A holistic approach to educating and empowering patients with diabetes can significantly improve their health, according to a new study led by diabetes nurse educators from NewYork-Presbyterian Hospital’s Ambulatory Care Network. Participants in the study enrolled in a Diabetes Self-Management and Education program (DSME) to reduce their blood sugar, blood pressure and cholesterol levels.
Nearly one in 11 Americans have diabetes, a chronic condition associated with serious complications.
Presented at the American Association of Diabetes Educators annual meeting on August 8, the study included 1,263 diabetic patients in a low-income immigrant population in Northern Manhattan. As part of the DSME program’s multifaceted approach, participants underwent a comprehensive initial assessment and received four 30-minute individual sessions with a diabetes nurse educator, followed by group sessions focused on reinforcing self-management behaviors and individual goals. Individual patient sessions concentrated on helping patients achieve their goals, while group sessions helped give patients a deeper understanding of their condition and the implications of their actions.
The program’s components concentrated on seven self-care behaviors: healthy eating, physical activity, monitoring vital signs, medication management, problem solving, healthy coping and risk reduction. Using the holistic medical home approach to care, patients were referred to specialty services, such as endocrinologists, ophthalmologists, podiatrists, dentists, dietitians, social workers and other providers on an as needed basis.
“Apart from assessing a patient’s physical condition,” said the study’s lead educator, Yesenia Cabral, BSN, RN, disease care manager, NewYork-Presbyterian/Ambulatory Care Network, “nurse educators asked patients questions, actively listened to their responses and engaged them in conversation to capture critical information about their lifestyle and eating habits, medication adherence, stress management, self-care and a host of related issues. For example, since most patients forget to take their medication from time to time, we talk about what actually happens to the body when it doesn’t receive the proper medication dosage at the proper time. That really hits home the importance of compliance. As nurses, we believe that organized patient education can empower patients and lead to better outcomes.”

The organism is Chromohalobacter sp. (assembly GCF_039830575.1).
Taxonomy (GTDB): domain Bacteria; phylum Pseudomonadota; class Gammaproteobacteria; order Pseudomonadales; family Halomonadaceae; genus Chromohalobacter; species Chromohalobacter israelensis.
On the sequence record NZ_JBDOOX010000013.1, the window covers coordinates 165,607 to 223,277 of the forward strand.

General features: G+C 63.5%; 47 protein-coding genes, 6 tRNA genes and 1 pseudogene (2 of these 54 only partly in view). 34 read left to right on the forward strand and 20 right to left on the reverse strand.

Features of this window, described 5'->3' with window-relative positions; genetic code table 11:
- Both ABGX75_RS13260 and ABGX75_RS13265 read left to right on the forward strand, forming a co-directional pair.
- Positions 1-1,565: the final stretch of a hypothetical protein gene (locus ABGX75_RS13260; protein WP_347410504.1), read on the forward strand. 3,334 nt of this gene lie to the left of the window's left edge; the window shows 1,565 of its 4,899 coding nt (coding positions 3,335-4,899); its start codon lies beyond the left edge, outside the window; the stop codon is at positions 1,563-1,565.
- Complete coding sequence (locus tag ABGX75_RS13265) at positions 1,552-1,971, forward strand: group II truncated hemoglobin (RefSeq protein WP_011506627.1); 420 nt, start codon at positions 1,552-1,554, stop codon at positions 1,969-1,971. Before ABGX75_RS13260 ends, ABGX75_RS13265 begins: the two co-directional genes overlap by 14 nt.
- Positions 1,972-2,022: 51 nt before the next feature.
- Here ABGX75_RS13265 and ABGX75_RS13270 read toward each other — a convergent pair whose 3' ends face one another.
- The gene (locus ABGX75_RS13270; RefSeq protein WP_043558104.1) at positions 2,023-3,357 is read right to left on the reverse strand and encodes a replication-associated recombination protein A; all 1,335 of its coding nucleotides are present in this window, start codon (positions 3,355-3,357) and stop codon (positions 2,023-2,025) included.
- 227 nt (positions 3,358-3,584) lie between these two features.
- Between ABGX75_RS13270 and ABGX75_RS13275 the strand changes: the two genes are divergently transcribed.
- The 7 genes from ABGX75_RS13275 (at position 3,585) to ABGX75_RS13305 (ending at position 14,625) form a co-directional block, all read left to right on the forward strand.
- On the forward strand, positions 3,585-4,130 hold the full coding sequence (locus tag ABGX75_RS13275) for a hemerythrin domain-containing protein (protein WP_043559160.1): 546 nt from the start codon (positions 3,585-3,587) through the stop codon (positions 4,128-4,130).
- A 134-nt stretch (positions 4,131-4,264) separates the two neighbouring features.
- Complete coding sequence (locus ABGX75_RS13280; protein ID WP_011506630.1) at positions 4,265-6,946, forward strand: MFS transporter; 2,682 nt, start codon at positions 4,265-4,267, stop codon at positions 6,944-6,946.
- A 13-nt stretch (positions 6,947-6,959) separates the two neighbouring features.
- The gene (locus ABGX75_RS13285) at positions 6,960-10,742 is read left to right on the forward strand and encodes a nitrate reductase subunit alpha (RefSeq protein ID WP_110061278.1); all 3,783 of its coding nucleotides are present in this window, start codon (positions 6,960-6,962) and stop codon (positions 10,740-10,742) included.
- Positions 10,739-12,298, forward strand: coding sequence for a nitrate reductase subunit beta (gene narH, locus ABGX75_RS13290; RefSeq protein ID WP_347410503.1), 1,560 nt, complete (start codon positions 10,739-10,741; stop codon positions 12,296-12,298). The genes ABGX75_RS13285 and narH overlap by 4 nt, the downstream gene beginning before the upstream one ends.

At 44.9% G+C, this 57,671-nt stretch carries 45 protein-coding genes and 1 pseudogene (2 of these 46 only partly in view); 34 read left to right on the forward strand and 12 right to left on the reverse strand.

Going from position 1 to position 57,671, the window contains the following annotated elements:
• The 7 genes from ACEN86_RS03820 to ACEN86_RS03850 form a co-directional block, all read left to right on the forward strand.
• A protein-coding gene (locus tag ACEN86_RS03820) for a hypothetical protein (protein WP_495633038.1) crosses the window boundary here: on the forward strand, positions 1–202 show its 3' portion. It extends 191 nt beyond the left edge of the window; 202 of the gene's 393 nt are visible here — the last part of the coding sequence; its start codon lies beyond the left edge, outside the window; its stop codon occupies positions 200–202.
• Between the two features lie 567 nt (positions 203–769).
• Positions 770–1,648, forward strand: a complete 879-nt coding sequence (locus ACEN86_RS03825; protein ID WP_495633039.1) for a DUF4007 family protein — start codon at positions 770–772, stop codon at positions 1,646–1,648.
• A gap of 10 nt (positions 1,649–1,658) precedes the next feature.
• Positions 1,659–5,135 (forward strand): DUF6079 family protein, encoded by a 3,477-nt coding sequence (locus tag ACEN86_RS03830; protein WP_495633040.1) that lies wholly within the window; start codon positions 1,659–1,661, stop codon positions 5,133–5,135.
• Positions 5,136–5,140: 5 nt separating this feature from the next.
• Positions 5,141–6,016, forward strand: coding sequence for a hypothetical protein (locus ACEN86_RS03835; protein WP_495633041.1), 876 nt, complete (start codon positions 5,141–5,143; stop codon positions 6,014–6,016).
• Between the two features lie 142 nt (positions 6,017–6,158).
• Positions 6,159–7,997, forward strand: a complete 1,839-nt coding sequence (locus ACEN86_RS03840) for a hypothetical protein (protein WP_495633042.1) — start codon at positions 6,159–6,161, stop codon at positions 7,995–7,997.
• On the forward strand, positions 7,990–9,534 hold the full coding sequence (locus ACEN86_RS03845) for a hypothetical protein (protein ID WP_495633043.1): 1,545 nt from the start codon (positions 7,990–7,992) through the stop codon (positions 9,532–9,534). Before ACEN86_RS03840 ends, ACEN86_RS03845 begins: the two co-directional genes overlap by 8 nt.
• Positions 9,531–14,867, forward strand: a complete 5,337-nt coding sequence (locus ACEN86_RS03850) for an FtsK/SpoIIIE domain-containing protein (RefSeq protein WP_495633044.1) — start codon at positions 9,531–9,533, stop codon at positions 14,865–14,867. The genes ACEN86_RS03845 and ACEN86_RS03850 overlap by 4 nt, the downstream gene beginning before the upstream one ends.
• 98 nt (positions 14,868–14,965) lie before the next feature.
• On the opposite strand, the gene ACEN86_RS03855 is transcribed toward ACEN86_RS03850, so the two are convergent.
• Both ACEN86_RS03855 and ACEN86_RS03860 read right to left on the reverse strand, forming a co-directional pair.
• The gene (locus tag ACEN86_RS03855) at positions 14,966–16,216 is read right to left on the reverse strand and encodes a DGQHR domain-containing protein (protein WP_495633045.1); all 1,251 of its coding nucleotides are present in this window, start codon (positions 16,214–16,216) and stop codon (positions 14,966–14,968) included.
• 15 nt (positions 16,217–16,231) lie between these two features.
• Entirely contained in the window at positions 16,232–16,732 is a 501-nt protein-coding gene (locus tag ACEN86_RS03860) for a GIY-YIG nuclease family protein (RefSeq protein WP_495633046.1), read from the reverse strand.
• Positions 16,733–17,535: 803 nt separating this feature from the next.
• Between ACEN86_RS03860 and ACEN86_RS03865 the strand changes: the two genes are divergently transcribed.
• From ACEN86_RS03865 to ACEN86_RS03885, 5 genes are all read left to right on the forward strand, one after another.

After 15 months, participants on average lowered their A1C (blood sugar) levels by 67 percent and their LDL cholesterol levels by 53 percent. Twenty-five percent of participants had high blood pressure at the end of the study, versus 32 percent beforehand. Also noteworthy, there was a 7 percent increase in participants with a recommended AIC below 7 percent at the conclusion of the study. The A1C test, which measures blood glucose levels, is an indicator of how well diabetes is being managed.
“What sets this program apart is its patient-centered approach,” said the study’s lead investigator, Lovelyamma Varghese, MS, FNP, BC, RN, director of nursing practice and quality and DSME for NewYork-Presbyterian/Ambulatory Care Network. “Nurse educators forge a strong bond with patients to help them build a foundation of knowledge and a sense of control over their condition, which allows them to manage the myriad challenges they face in making powerful changes to keep diabetes under control and avoid complications. We are able to go into their homes, speak their language and identify opportunities for behavioral changes. It’s was a win-win partnership for everyone.” She adds that the educators also partner with providers, dietitians, nurses, and community health workers to implement the program.
As a result of the study’s impressive results, best practices culled from this program are being implemented throughout New York-Presbyterian/Ambulatory Care Network.
Article adapted by Medical News Today from original press release.